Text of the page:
As always in times of crisis people turn on each other and are quick to suggest the next one to be thrown out of the bus.
This seems to be the case in the world of medicine, as the recession forces cutbacks scientists have decided to take a punch at alternative medicines.
The National Institute of Health (NIH) has about twenty five institutes throughout America that carry out research into complementary medicine.
The budget is 300 million dollars annually, of an overall figure of nearly 30 billion. It is the National Center for Complementary and Alternative Medicine (NCCAM) that a group of professionals are hoping to shut down.
Stephen Salzberg is one of the individuals keen to see the new Obama administration close down funding in what he regards as pseudoscience. Taking the latest US president’s stated goal of making science the key to all health research carried out, to the letter.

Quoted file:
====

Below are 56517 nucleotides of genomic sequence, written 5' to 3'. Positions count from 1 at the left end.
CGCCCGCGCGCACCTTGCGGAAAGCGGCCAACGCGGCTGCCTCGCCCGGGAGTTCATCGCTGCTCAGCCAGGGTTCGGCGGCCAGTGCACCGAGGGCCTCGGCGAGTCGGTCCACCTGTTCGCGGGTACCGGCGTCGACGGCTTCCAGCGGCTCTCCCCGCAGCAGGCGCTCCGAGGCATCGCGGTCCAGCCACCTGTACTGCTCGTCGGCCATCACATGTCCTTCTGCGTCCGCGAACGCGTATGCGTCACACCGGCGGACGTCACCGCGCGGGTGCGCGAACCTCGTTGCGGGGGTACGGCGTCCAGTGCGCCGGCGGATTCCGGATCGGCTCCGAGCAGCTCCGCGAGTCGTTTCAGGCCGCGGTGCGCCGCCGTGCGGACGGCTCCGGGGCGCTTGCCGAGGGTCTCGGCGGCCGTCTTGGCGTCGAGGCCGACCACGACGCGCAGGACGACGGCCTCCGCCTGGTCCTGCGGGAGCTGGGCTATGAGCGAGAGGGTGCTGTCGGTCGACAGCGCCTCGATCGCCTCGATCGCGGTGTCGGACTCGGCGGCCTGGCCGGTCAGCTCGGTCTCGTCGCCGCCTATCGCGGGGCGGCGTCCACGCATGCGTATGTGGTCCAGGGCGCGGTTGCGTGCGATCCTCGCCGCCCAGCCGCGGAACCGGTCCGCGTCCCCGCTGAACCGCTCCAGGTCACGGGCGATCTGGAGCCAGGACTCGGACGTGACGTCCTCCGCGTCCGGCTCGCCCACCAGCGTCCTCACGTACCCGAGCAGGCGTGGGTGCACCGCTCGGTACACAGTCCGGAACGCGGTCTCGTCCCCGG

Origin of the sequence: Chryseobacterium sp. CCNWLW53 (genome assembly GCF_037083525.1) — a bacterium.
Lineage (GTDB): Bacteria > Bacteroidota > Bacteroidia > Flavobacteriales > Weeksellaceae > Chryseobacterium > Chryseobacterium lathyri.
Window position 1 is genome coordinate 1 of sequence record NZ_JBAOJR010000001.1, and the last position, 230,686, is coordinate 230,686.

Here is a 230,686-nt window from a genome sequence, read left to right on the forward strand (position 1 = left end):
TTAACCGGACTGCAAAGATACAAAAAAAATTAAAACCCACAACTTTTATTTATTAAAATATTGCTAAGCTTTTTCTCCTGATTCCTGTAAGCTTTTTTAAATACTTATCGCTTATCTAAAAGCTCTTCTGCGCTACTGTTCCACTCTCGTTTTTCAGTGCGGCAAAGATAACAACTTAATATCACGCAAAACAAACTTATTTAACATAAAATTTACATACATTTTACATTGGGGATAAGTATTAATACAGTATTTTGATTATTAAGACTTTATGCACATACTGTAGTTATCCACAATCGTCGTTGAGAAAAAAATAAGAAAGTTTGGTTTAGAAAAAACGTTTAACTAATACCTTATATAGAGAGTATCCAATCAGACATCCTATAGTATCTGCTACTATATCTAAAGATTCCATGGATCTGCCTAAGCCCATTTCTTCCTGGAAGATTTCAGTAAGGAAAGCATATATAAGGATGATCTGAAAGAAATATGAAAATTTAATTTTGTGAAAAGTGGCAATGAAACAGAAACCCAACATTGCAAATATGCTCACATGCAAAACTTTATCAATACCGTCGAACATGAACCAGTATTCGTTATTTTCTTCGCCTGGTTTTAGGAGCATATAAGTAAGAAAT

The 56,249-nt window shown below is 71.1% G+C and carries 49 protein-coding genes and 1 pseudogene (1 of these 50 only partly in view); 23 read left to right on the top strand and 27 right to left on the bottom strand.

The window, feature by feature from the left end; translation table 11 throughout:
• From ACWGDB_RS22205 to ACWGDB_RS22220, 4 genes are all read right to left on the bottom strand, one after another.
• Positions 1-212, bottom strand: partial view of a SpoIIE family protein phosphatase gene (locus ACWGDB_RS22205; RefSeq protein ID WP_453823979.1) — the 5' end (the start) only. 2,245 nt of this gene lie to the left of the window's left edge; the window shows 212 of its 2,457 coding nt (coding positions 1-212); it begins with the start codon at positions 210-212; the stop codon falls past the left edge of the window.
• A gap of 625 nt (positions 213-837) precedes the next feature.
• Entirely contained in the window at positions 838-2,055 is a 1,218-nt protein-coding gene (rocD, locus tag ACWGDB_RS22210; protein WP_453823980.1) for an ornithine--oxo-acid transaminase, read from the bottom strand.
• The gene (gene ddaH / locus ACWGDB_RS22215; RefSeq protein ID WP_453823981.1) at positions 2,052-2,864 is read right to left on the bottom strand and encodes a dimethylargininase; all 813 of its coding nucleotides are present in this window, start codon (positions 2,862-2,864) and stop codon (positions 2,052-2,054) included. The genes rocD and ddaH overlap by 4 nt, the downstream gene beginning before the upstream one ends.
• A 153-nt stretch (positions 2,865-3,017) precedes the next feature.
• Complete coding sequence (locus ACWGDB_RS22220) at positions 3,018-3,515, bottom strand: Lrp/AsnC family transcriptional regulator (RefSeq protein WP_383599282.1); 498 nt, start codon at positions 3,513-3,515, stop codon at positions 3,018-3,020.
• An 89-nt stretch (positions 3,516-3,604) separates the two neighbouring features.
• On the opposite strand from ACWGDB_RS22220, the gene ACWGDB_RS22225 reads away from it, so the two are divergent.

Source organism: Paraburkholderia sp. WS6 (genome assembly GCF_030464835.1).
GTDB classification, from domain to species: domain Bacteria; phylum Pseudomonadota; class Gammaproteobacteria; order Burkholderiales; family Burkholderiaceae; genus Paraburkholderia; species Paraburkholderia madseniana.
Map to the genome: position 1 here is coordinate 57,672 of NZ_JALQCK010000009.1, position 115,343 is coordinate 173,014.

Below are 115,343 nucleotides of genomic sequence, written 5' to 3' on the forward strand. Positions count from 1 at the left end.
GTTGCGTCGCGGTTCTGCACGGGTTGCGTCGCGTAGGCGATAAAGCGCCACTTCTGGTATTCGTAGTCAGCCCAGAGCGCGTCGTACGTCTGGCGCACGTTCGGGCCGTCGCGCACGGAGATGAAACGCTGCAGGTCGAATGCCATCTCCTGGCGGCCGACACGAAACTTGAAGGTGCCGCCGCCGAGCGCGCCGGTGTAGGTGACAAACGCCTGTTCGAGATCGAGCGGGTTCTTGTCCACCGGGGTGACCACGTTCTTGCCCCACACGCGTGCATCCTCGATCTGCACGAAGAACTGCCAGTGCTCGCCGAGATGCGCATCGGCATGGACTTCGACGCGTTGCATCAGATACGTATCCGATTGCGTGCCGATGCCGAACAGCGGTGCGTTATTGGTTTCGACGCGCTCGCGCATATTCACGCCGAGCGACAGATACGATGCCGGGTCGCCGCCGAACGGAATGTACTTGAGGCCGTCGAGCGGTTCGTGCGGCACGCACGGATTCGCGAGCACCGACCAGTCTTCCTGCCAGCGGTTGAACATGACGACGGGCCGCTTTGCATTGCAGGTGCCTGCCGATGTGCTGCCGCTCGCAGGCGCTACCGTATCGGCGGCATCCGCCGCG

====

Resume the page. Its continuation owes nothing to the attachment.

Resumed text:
Salzberg and others believe that any research performed by the NCCAM is just marketing fodder for the various medicines and although the budget is tiny, it is money that could be used elsewhere. Basically, critics say that the NCCAM does not deserve to be a part of the NIH.
A team, set up by Barack Obama after taking office, has been requesting ideas on an electronic notice board, and this is where Salzberg and his supporters put forward their radical proposal.
Since its foundation over a decade ago, NCCAM has slowly grown and it supports a myriad of acupuncture treatments and homeopathy and other unconventional approaches to medicine.